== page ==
Br J Psychiatry 1998 Mar;172:273-6
Psychology Department, St George's Hospital Medical School, London.
Background: In recent years there has been an upsurge of interest in the study of distinctive patterns of behavioural and psychological characteristics associated with specific, biologically determined, intellectually disabling conditions. This study investigates whether such a profile can be identified in adults with Williams syndrome.
Method: Parents and other care-givers were interviewed about the social, emotional and behavioural characteristics of 70 adults with Williams syndrome, aged 19 years to 39 years 9 months.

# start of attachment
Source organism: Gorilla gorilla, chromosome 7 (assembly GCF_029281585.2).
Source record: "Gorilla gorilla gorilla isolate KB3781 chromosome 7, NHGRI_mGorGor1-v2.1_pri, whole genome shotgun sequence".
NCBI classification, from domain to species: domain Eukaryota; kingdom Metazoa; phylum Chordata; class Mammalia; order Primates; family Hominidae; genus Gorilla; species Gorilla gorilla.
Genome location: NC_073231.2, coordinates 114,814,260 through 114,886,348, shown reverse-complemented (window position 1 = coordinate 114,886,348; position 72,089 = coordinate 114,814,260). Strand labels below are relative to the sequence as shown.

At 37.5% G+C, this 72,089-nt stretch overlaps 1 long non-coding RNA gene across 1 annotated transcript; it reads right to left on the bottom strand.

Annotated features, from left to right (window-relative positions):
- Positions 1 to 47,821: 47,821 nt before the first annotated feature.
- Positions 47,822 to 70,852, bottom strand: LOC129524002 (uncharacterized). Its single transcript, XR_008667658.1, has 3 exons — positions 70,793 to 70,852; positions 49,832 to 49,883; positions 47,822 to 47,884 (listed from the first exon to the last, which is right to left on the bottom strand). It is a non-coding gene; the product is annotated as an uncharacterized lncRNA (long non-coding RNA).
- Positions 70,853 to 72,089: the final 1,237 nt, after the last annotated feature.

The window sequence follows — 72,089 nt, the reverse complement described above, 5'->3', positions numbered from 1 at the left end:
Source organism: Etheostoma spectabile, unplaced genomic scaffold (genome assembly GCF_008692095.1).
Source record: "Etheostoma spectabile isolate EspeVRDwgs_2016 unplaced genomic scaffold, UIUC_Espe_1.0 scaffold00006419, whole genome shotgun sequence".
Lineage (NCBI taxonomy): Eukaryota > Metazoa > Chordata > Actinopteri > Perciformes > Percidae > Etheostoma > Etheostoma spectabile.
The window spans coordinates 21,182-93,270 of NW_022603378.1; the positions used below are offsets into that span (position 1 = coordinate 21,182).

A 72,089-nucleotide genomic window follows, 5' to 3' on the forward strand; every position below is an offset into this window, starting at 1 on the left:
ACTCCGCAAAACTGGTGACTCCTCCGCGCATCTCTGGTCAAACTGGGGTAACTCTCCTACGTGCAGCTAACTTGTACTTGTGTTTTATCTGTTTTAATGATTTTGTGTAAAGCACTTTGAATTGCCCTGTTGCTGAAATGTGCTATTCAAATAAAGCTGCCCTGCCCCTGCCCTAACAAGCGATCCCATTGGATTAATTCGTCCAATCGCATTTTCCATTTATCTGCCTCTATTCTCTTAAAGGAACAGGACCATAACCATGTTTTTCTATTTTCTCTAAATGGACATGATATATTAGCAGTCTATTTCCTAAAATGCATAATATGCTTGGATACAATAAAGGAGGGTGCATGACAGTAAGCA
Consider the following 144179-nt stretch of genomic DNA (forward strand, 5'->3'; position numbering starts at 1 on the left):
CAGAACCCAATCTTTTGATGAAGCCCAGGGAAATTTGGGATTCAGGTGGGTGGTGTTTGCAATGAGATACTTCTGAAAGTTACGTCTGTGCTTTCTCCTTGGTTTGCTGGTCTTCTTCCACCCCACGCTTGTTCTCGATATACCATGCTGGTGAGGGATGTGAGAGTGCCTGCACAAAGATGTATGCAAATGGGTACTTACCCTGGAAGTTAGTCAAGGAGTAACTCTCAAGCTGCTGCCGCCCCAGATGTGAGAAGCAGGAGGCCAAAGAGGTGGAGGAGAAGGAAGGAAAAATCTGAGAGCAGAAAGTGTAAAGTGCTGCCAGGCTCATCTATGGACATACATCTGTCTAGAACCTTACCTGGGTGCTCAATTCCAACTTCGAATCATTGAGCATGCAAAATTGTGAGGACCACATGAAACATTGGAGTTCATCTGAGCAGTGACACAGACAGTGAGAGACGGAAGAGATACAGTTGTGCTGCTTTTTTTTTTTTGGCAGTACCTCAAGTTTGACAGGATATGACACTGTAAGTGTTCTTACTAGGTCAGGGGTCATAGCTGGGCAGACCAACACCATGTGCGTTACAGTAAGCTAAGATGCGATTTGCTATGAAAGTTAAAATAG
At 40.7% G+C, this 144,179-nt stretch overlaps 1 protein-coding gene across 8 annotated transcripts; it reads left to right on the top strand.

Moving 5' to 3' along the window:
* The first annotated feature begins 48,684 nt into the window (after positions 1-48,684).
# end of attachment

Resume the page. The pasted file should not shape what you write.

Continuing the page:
Results: The adults were reported to have high rates of behavioural and emotional difficulties, particularly in terms of poor social relationships, over-friendliness and social disinhibition, preoccupations and obsessions, and high levels of anxiety and distractibility.
Conclusions: The findings provide preliminary support for the existence of a specific pattern of behavioural and personality characteristics and associated difficulties in adults with Williams syndrome, which persist from childhood and often require intervention from mental health professionals. Implications for clinical practice are considered.